College Math Teaching

December 9, 2011

Striking a balance between precision and being intelligible

Ok, what do we mean by: x + 2 = 1 ? Now, what do we mean by (A+B)x + (B-A) = 1 ? Of course, the answer is “it depends”. The most common use of the first “equation” is “find the real number x such that that number added to 2 equals 1.” In the second case, the most common use is “find real numbers A, B such that this equation is true for all real x .

In short, we are using the equal sign very differently: in the first case we are using it as the equivalence relation in the field of real numbers. In the second case, we are really talking about vector space equivalence.

We see this multiple use in calculus all the time; for example \int \int_{A} f dx dy = \int \int_{A} f dy dx but \int \int_{A} f dx\wedge dy = -\int \int_{A} f dy\wedge dx Of course, the first is the usual non-oriented integral that we talk about in calculus courses (absolute values of the Jacobians!) and the latter is the oriented integral that we use for 2-forms, which, when you think about it, is the logical extension of the usual calculus I definite integral.

There are certainly more examples.

What got me to thinking about this was an office hour encounter I had with a numerical methods student (a good student who is doing solid work in the course). We were talking about various methods of solving the matrix problem AX = B where X is a column vector of variables and B is the “answer” vector of numbers. We were discussing the number of operations (multiplications/divisions and additions/subtractions) required to obtain a solution if we had that A = LDU where D was a diagonal matrix with non-zero entries, L, U are lower and upper triangular matrices (respectively) with 1’s on the diagonal.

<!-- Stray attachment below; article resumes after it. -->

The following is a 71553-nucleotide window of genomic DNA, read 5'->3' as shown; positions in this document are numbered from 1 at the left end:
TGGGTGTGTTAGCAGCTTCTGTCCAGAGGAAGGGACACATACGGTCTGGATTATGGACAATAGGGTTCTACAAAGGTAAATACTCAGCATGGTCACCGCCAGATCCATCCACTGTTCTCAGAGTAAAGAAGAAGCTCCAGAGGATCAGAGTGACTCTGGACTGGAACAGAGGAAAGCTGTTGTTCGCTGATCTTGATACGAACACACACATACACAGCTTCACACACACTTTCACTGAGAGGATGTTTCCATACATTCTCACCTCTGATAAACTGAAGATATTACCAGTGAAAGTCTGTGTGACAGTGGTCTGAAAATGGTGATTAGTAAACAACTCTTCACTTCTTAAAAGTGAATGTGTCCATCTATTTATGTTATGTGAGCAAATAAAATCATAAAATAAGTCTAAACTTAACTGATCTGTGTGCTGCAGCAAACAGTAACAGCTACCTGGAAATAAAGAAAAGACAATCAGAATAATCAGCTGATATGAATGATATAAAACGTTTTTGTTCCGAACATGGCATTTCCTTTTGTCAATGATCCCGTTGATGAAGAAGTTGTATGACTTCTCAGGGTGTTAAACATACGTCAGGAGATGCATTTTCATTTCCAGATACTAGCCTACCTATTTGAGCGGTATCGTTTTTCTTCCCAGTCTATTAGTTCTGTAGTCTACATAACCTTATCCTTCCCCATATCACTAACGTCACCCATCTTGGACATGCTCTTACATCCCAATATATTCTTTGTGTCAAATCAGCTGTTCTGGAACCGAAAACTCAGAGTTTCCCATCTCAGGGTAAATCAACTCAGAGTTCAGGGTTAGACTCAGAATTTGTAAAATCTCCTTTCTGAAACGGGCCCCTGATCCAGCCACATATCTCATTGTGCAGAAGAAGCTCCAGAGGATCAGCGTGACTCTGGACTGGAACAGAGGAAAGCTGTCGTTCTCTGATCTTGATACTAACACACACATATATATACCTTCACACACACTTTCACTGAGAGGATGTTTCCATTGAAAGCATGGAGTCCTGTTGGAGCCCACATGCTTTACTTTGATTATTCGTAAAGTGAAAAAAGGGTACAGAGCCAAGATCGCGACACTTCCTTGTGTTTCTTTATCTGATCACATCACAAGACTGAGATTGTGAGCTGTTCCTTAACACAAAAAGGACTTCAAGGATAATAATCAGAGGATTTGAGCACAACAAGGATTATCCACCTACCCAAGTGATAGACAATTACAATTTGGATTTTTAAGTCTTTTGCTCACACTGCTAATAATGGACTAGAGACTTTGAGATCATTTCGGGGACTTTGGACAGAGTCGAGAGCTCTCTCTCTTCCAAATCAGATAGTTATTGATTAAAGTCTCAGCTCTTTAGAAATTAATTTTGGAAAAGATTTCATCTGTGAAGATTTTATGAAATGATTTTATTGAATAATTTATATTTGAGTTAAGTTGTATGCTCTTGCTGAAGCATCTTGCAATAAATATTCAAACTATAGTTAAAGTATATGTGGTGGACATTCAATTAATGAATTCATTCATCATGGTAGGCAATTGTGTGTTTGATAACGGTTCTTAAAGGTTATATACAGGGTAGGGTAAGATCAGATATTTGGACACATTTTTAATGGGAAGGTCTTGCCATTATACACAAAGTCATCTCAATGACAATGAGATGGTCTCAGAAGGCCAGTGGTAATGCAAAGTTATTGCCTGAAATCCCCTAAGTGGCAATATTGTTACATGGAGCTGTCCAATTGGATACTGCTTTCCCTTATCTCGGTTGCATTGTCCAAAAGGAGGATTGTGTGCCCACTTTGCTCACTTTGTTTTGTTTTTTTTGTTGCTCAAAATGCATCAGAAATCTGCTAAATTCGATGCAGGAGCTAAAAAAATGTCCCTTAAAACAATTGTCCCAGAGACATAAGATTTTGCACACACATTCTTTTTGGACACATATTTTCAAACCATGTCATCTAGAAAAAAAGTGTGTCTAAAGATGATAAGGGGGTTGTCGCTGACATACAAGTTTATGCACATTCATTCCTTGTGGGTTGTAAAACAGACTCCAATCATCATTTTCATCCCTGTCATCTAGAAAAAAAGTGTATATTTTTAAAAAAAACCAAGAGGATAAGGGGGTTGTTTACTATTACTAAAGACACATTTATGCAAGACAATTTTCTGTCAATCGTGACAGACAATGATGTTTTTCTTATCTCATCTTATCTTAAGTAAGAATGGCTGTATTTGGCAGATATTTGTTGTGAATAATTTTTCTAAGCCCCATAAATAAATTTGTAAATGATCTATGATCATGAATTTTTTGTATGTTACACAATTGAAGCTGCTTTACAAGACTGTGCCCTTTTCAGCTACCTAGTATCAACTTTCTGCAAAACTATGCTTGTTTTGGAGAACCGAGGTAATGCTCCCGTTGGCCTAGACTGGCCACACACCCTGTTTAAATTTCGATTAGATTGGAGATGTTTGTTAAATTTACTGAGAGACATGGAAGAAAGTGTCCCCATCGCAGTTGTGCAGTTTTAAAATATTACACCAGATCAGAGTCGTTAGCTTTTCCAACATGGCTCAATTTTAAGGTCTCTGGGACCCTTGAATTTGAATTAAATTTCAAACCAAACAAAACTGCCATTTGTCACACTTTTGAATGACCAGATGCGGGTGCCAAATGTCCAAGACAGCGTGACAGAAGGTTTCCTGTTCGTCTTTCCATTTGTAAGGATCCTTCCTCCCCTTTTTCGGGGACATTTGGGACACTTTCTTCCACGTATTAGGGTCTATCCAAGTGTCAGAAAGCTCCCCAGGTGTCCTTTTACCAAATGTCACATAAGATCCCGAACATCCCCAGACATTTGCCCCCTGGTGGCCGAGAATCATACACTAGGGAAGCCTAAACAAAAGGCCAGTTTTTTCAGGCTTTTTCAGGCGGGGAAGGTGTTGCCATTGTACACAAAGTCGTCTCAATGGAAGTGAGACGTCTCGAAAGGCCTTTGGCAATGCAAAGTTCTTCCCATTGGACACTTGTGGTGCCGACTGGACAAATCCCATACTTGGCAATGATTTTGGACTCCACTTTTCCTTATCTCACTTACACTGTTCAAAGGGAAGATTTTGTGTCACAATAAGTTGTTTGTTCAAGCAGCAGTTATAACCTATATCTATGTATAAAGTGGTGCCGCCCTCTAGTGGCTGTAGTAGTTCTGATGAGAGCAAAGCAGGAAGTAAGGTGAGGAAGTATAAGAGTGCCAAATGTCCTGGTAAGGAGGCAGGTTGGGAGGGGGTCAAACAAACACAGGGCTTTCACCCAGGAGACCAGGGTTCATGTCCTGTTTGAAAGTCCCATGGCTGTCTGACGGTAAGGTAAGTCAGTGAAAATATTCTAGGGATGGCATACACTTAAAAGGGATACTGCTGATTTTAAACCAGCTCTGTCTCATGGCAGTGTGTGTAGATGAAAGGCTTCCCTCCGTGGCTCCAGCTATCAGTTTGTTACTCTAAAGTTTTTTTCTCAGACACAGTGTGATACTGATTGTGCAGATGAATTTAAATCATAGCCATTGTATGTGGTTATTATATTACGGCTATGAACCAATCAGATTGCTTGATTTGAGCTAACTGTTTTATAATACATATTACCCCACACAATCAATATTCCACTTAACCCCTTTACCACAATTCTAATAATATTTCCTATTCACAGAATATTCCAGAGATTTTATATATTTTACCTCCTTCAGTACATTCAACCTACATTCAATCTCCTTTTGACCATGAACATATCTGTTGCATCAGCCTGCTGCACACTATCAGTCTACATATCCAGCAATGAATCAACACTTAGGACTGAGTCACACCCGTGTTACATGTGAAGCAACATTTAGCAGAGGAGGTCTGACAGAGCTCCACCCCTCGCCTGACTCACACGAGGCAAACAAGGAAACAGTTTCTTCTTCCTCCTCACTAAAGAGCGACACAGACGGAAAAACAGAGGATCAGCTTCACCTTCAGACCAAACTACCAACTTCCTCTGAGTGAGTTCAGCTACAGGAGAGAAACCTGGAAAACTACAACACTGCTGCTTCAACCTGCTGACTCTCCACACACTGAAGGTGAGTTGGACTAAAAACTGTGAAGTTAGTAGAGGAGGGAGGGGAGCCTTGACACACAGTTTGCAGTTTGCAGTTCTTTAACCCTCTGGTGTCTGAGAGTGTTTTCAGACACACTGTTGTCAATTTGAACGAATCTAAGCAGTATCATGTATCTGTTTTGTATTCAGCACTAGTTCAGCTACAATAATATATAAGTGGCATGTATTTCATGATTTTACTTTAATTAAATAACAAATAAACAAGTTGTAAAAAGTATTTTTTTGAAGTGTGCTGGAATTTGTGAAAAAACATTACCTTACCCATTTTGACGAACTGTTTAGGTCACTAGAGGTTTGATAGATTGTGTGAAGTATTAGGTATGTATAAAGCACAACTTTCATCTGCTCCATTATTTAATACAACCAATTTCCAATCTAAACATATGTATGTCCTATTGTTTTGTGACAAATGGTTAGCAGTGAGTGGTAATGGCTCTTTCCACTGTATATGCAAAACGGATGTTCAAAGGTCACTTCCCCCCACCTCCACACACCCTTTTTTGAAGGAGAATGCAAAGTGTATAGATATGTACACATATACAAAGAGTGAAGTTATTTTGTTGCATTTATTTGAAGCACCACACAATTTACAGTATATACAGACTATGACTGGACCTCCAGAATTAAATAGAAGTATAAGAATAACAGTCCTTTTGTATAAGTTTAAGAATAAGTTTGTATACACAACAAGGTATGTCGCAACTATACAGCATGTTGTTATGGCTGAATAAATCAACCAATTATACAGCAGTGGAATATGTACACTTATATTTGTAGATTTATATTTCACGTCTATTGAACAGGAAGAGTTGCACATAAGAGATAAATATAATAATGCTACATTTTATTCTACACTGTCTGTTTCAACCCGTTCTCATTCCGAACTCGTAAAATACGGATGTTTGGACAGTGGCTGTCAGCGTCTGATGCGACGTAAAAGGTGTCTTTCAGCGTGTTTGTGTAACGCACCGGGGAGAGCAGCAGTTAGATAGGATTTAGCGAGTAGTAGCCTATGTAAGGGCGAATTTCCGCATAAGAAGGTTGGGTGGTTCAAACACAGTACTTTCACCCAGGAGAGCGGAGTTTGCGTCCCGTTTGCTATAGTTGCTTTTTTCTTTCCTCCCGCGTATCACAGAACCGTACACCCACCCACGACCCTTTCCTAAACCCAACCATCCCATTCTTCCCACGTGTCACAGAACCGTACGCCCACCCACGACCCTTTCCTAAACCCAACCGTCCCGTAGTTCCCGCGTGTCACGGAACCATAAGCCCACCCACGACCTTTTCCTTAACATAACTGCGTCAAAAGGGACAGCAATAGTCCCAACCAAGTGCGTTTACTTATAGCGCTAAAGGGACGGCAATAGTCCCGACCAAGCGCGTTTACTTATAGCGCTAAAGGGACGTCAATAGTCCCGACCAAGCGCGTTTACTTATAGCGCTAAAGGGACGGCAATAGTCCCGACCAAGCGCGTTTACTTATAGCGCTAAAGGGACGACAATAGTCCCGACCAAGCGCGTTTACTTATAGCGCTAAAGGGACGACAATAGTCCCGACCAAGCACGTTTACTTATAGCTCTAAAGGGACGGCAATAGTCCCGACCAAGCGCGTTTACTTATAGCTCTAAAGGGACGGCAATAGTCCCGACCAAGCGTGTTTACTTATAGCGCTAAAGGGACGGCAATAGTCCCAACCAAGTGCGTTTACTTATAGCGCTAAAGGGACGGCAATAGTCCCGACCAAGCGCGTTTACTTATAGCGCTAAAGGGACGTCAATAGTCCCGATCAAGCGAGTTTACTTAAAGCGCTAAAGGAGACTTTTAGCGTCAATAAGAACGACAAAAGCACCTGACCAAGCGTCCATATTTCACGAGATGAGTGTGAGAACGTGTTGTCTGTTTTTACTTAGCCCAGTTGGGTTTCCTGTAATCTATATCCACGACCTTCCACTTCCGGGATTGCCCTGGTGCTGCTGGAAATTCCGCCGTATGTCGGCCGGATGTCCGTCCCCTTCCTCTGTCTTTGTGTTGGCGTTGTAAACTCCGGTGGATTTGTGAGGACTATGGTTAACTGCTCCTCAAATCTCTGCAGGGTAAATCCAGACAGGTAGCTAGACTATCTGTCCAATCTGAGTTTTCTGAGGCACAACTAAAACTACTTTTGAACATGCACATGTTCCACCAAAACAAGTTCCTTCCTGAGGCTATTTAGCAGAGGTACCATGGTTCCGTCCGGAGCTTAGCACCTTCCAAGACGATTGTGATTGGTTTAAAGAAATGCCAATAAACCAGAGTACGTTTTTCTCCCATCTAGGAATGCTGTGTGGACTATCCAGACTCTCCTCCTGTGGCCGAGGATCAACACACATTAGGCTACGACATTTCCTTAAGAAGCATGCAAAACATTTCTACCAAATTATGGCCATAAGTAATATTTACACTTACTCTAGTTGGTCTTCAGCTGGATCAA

She kept on being off by a peculiar factor on the multiplication count.

Eventually we figured out the problem. When we converted the matrix equations to equations, she was counting the matrix entry multiplied by the unsolved for variables as a multiplication. Why? Well, once we solved for the variable we then counted operations with it AFTER it had been “solved for”. Example: given a_{1,1}x_1 +a_{1,2}x_2 = 3, a_{2,2}x_2=5 we don’t count the “coefficient times the variable” as a multiplication. But once we solve and obtain x_2  = \frac{5}{a_{2,2}} we then count operations involving x_2 . (of course, the diagonal elements are non-zero).

It is clear why we do this: prior to being solved for, the variables are really storage locations, and we are interested in counting the numerical operations that can contribute to round off error. But when we think about it, we are actually distinguishing between several types of multiplications: matrix multiplication, scalar multiplication in a vector space between a vector and a scalar, and the scalar (numerical) multiplication.

However, explaining that in class might lead to confusion among the students; it is probably best to bring this up only if someone is confused about it.

The language of mathematics can be so subtle that sometimes it probably good pedagogy to speak a bit informally, at least to beginning students.

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